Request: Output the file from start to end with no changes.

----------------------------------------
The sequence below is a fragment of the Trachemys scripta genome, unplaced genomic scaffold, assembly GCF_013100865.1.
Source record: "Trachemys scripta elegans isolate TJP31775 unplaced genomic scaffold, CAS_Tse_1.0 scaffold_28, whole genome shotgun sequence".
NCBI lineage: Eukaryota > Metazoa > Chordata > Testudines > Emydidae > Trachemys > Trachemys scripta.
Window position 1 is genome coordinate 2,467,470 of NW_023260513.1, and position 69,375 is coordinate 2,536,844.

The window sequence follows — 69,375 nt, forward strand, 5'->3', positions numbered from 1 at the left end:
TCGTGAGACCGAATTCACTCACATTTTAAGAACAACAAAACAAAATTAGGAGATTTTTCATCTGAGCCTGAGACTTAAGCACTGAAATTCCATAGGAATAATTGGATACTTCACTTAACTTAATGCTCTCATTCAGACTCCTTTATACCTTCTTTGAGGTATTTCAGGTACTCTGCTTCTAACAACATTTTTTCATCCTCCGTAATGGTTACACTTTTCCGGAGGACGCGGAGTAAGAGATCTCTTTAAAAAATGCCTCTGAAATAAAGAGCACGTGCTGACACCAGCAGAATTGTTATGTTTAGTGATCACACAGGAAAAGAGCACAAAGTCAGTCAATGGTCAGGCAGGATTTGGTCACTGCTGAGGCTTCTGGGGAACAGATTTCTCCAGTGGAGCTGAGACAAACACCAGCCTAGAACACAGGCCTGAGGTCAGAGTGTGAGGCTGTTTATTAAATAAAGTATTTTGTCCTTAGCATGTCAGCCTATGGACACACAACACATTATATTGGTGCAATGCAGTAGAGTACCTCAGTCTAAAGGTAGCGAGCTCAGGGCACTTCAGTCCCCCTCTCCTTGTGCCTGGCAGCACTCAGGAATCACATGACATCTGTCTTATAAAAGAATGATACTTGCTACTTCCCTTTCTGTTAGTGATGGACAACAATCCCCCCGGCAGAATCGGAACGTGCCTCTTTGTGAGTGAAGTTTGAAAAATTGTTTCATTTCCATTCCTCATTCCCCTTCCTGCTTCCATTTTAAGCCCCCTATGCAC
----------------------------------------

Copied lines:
The sequence below is a fragment of the Trachemys scripta genome, unplaced genomic scaffold, assembly GCF_013100865.1.
Source record: "Trachemys scripta elegans isolate TJP31775 unplaced genomic scaffold, CAS_Tse_1.0 scaffold_28, whole genome shotgun sequence".
NCBI lineage: Eukaryota > Metazoa > Chordata > Testudines > Emydidae > Trachemys > Trachemys scripta.
Window position 1 is genome coordinate 2,467,470 of NW_023260513.1, and position 69,375 is coordinate 2,536,844.

The window sequence follows — 69,375 nt, forward strand, 5'->3', positions numbered from 1 at the left end:
TCGTGAGACCGAATTCACTCACATTTTAAGAACAACAAAACAAAATTAGGAGATTTTTCATCTGAGCCTGAGACTTAAGCACTGAAATTCCATAGGAATAATTGGATACTTCACTTAACTTAATGCTCTCATTCAGACTCCTTTATACCTTCTTTGAGGTATTTCAGGTACTCTGCTTCTAACAACATTTTTTCATCCTCCGTAATGGTTACACTTTTCCGGAGGACGCGGAGTAAGAGATCTCTTTAAAAAATGCCTCTGAAATAAAGAGCACGTGCTGACACCAGCAGAATTGTTATGTTTAGTGATCACACAGGAAAAGAGCACAAAGTCAGTCAATGGTCAGGCAGGATTTGGTCACTGCTGAGGCTTCTGGGGAACAGATTTCTCCAGTGGAGCTGAGACAAACACCAGCCTAGAACACAGGCCTGAGGTCAGAGTGTGAGGCTGTTTATTAAATAAAGTATTTTGTCCTTAGCATGTCAGCCTATGGACACACAACACATTATATTGGTGCAATGCAGTAGAGTACCTCAGTCTAAAGGTAGCGAGCTCAGGGCACTTCAGTCCCCCTCTCCTTGTGCCTGGCAGCACTCAGGAATCACATGACATCTGTCTTATAAAAGAATGATACTTGCTACTTCCCTTTCTGTTAGTGATGGACAACAATCCCCCCGGCAGAATCGGAACGTGCCTCTTTGTGAGTGAAGTTTGAAAAATTGTTTCATTTCCATTCCTCATTCCCCTTCCTGCTTCCATTTTAAGCCCCCTATGCAC